The Jewish Calendar in Jubilees
In contrast to the lunar-solar calendar found in Rabbinic sources, Jubilees follows a solar calendar of 364 days per year, to which it refers as a “complete year” (שנה תמימה):
Now you command the Israelites to keep the years in this number—364 days. Then the year will be complete and it will not disturb its time from its days or from its festivals because everything will happen in harmony with their testimony. They will neither omit a day nor disturb a festival. (6:32)
A similar calendar has been discovered in some of the Dead Sea scrolls from Qumran. A 364-day calendar is useful from the perspective that the number of days in a year is divisible by 7 (52 weeks = 364 days). Every date in the calendar is therefore anchored to a specific day of the week, and does not change from year to year.
The Jubilees calendar is further divided into four quarters, each of which consists of 91 days (13 weeks of 7 days), and since this number is also divisible by 7, each date in the quarter falls out on set day of the week, without any shifts from quarter-to-quarter or year-to-year. Each quarter in the calendar begins on Wednesday, the day of the creation of the heavenly bodies relevant to time keeping (1:14-19). Every quarter throughout history is identical, consisting of two months of 30 days and third day of 31. The entire calendar is summarized in the following chart:
|Months 1, 4, 7, 10|
|Months 2, 5, 8, 11|
|Months 3, 6, 9, 12|
Since the calendar is fixed from the time of creation, there is no human involvement in the setting of time – it is divinely mandated for all of eternity. This stands in stark contrast to the rabbinic halacha as described e.g. in m. Rosh Hashanah, in which witnesses and the beit din,the rabbinic court, played an integral role in declaring the new month, and thus the length of the previous month. Similarly, various derashot (homilies) in rabbinic literature emphasize that the festivals were established based upon human control over the calendar.
Jubilees polemicizes against those Jewish groups who incorporate the moon into their calendrical calculations, leading to an annual shift of 10 days, the difference between a lunar-solar calendar (of 354 days) and the Jubilees year:
There will be people who carefully observe the moon with lunar observations because it is corrupt (with respect to) the seasons and is early from year to year by ten days. Therefore, years will come about for them when they will disturb (the year) and make a day of testimony something worthless and a profane day a festival. Everyone will join together both holy days with the profane and the profane day with the holy day, for they will err regarding the months, the sabbaths, the festivals, and the jubilee. (6:36–37)
The caustic language in Jubilees reflects the intense debates between Jewish groups surrounding the calendar in antiquity, which also comes to the fore in rabbinic literature.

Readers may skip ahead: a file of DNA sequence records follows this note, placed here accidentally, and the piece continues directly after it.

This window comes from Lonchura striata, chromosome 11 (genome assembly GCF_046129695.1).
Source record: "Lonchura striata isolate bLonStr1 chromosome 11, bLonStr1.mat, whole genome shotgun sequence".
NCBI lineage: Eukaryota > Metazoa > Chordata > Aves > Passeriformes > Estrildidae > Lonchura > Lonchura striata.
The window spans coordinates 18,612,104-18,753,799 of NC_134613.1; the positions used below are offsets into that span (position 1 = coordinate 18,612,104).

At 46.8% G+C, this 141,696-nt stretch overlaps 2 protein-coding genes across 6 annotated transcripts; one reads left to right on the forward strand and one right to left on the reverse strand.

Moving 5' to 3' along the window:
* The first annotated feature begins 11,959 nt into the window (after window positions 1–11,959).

The Mishnah in Menachot (10:3) describes in detail the wave-offering ceremony that took place in the late Second Temple period, including an explicit reference to its polemical nature:
What was the procedure? The messengers of the Beth Din used to go out on the day before the festival and tie the unreaped corn in bunches to make it the easier to reap. All the inhabitants of the towns near by assembled there, so that it might be reaped with much display. As soon as it became dark, he called out, “Has the sun set?” And they answered, “Yes”. “Has the sun set?” And they answered, “Yes”. “With this sickle?” And they answered “Yes”. “With this sickle?” And they answered “Yes”. “Into this basket?” And they answered “Yes”. “Into this basket?” And they answered “Yes”. On the Sabbath he called out further, “On this Sabbath?” And they answered “Yes”. “On this Sabbath?” And they answered “Yes”. “Shall I reap?” And they answered “Reap”. “Shall I reap?” And they answered “Reap”. He repeated every matter three times, and they answered, “Yes.” “Yes.” “Yes.” And why was all this? Because of the Boethusians who maintained that the reaping of the Omer was not to take place at the conclusion of the [first day of the] festival. (my emphasis)
The ceremony described here was designed to draw attention, and thus to promote the position that the wave offering took place on the second day of the festival. This was no mere academic dispute, since there were very practical implications for the decision made, perhaps most importantly the date of Shavuot seven weeks later.
The polemical overtones in these two sources, Jubilees and the Mishnah, reflect the opposing views of competing groups, and demonstrates the intense arguments surrounding the calendar and the entire conception of the source of marking time, between Jews in antiquity. Given that calendar is a major marker of religious identity, these debates were not merely academic, but had far-reaching implications, forcing Jews to mark their affiliation with one group or another by celebrating particular festivals according to that group’s calendar.
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May 29, 2014
October 15, 2020
Dr. Michael Segal is Senior Lecturer in the Department of Bible at the Hebrew University of Jerusalem, and also serves as Editor of the Hebrew University Bible Project. He is the author of The Book of Jubilees: Rewritten Bible, Redaction, Ideology and Theology (English: Brill; Hebrew: Magnes; 2007).
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